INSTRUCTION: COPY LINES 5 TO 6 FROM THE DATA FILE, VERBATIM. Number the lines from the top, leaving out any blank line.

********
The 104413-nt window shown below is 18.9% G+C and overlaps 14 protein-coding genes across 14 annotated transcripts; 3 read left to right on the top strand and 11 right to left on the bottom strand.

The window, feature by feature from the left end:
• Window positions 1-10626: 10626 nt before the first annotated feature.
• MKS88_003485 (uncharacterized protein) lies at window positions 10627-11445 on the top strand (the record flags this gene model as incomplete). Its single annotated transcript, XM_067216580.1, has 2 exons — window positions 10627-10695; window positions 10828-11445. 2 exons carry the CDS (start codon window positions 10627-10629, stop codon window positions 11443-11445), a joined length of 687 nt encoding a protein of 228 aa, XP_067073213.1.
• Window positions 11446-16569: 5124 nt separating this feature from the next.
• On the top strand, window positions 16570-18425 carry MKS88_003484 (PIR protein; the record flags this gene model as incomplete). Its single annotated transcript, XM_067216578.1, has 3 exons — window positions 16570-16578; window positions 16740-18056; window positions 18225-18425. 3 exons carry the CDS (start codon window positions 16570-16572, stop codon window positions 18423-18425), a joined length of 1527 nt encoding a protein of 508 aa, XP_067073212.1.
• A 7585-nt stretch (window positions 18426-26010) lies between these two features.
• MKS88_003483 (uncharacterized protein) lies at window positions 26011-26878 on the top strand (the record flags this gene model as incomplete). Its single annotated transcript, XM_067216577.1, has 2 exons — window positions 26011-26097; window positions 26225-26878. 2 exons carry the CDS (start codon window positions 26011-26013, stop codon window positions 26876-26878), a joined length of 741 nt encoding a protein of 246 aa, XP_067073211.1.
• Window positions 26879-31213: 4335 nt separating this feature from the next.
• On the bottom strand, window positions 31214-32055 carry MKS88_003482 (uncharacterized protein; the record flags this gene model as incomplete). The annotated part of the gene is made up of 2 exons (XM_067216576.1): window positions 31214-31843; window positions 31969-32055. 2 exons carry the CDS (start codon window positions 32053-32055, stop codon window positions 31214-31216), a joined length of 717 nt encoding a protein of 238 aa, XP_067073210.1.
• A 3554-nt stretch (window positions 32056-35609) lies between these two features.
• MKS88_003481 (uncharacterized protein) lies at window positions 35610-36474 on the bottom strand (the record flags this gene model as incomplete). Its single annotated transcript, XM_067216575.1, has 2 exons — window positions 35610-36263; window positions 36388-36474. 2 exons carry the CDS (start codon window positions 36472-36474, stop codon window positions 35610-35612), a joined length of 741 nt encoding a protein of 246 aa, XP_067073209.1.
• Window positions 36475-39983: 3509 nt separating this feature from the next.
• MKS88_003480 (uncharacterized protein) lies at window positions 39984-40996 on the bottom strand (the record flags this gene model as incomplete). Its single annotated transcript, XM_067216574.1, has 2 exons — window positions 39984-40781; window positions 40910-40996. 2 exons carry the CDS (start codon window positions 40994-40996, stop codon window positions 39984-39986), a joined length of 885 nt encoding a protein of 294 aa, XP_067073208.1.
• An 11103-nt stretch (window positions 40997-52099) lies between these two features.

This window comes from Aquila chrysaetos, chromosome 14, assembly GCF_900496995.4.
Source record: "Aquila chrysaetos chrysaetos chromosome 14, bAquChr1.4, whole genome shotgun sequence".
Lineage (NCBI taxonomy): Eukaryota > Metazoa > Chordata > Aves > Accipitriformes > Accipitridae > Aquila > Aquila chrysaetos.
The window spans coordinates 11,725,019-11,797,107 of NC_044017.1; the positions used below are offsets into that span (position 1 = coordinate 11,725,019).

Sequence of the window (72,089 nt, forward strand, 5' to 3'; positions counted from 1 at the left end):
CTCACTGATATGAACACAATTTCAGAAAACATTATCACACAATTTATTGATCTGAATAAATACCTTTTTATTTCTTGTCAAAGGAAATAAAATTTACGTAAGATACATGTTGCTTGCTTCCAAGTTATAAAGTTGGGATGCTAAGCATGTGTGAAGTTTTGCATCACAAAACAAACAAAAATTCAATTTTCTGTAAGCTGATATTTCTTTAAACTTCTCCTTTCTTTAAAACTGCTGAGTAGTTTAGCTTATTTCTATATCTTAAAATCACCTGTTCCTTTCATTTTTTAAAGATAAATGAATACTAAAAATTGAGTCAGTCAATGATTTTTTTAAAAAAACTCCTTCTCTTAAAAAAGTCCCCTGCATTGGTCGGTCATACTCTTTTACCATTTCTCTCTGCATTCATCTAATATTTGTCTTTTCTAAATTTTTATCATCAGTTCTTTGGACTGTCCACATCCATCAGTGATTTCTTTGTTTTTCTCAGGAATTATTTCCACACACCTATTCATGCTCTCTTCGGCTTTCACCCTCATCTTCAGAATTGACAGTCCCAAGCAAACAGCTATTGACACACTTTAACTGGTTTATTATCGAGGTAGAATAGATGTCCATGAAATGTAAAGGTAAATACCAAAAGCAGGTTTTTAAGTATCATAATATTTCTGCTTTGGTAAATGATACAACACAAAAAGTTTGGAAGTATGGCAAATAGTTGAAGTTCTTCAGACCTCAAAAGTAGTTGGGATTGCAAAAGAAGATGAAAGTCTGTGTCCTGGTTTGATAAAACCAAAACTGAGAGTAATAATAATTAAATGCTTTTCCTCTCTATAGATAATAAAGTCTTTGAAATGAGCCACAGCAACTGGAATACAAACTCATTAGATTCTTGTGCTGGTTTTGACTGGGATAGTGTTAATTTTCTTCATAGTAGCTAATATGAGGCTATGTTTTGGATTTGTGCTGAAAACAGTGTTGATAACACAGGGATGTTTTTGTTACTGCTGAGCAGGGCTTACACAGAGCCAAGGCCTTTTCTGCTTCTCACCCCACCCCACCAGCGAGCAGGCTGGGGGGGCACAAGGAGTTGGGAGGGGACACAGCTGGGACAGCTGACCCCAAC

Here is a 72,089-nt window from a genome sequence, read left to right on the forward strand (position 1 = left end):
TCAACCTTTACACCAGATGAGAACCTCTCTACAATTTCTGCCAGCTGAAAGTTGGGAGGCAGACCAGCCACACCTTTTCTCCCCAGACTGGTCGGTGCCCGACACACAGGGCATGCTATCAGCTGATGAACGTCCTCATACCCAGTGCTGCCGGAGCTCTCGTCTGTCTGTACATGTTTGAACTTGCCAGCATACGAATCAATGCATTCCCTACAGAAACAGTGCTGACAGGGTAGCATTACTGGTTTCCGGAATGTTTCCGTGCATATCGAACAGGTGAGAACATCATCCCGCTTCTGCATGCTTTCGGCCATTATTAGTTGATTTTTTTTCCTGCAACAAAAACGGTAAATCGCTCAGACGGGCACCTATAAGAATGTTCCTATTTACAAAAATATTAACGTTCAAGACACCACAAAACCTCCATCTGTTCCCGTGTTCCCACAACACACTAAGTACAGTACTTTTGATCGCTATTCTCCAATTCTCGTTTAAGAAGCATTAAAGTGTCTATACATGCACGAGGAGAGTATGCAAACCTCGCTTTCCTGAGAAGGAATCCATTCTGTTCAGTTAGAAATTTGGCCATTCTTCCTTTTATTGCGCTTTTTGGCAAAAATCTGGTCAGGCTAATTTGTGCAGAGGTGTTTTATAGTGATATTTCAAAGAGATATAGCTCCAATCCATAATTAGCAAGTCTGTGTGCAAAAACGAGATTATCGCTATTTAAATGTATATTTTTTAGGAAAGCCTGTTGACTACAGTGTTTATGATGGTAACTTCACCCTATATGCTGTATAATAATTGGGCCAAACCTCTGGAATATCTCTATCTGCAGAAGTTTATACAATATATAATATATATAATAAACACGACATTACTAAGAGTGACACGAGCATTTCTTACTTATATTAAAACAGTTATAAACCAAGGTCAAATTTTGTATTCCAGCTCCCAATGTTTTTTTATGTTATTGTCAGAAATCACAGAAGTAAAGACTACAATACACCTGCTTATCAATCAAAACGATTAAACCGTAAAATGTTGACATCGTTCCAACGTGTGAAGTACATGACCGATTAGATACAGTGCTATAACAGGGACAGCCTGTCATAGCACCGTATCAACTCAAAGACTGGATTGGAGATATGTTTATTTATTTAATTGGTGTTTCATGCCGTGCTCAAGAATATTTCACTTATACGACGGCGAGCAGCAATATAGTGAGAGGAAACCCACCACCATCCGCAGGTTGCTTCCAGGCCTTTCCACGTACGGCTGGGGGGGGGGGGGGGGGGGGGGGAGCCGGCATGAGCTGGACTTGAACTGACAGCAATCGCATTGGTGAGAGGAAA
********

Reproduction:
• Window positions 11446-16569: 5124 nt separating this feature from the next.
• On the top strand, window positions 16570-18425 carry MKS88_003484 (PIR protein; the record flags this gene model as incomplete). Its single annotated transcript, XM_067216578.1, has 3 exons — window positions 16570-16578; window positions 16740-18056; window positions 18225-18425. 3 exons carry the CDS (start codon window positions 16570-16572, stop codon window positions 18423-18425), a joined length of 1527 nt encoding a protein of 508 aa, XP_067073212.1.